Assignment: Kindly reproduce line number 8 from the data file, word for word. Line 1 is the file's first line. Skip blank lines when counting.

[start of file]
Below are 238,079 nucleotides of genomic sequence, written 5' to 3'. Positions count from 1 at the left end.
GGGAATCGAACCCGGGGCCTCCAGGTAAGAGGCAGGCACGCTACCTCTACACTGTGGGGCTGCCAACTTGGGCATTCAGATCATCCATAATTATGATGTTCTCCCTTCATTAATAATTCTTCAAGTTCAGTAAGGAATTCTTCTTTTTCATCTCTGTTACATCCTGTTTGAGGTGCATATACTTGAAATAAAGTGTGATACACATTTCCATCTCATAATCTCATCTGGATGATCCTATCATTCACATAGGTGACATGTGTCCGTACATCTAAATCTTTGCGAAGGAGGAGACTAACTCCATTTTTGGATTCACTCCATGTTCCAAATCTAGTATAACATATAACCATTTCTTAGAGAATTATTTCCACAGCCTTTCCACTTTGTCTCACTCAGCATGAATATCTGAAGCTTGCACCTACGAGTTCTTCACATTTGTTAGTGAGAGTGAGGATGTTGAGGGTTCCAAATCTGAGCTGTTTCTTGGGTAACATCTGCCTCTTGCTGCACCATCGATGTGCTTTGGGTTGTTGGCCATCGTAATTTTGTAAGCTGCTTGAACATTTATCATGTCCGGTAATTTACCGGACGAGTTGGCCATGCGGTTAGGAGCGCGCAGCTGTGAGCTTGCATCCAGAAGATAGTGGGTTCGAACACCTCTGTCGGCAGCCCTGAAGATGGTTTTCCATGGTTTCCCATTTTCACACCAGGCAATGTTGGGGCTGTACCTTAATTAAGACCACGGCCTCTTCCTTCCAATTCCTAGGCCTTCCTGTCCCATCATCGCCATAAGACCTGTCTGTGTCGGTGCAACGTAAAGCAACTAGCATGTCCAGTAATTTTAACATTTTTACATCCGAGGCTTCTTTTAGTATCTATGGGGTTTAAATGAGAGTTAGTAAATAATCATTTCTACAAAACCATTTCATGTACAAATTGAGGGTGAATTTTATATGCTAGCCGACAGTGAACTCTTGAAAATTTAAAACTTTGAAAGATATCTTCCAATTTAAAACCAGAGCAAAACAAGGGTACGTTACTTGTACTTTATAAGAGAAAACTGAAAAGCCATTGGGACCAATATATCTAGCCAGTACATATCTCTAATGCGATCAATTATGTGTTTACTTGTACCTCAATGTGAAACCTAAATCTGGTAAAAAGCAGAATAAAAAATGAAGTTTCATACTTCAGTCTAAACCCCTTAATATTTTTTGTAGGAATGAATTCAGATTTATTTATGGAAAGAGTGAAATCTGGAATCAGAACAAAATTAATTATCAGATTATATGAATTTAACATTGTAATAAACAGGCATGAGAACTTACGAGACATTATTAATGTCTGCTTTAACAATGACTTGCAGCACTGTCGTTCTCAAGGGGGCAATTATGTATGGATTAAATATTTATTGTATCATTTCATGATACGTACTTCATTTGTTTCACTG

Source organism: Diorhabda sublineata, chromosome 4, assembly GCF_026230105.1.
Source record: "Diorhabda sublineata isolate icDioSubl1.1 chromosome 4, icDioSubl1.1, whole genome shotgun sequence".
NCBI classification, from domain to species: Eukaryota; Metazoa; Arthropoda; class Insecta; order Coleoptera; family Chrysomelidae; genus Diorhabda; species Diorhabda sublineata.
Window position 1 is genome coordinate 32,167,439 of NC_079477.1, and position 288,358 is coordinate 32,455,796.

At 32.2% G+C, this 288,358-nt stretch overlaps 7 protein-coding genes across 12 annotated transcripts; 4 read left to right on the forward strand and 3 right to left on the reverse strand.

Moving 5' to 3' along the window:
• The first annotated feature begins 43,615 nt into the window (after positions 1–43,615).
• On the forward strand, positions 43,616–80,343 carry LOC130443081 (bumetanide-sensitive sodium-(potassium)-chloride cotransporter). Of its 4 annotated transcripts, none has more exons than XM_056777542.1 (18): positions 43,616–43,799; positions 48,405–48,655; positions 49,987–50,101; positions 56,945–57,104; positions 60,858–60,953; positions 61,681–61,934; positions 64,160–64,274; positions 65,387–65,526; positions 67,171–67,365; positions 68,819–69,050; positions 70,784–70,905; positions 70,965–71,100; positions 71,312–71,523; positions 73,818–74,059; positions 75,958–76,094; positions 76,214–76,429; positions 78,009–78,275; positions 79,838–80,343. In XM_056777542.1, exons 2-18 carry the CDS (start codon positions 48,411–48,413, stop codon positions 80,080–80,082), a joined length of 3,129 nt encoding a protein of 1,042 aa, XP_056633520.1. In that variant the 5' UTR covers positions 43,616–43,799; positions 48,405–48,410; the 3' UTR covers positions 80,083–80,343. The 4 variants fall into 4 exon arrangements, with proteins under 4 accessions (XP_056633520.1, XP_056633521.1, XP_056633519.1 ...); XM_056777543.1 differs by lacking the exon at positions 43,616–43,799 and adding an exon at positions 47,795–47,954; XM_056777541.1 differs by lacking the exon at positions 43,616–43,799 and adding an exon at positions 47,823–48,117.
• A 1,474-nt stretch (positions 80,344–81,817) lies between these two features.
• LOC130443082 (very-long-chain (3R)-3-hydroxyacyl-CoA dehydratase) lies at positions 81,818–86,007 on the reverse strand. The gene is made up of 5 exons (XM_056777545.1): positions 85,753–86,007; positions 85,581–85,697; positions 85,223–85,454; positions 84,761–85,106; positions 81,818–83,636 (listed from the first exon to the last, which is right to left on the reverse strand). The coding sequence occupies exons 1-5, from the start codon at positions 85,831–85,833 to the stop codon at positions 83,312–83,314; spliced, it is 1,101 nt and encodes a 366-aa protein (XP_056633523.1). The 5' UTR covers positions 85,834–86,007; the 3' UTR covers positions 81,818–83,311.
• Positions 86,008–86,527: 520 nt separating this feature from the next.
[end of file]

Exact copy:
Moving 5' to 3' along the window: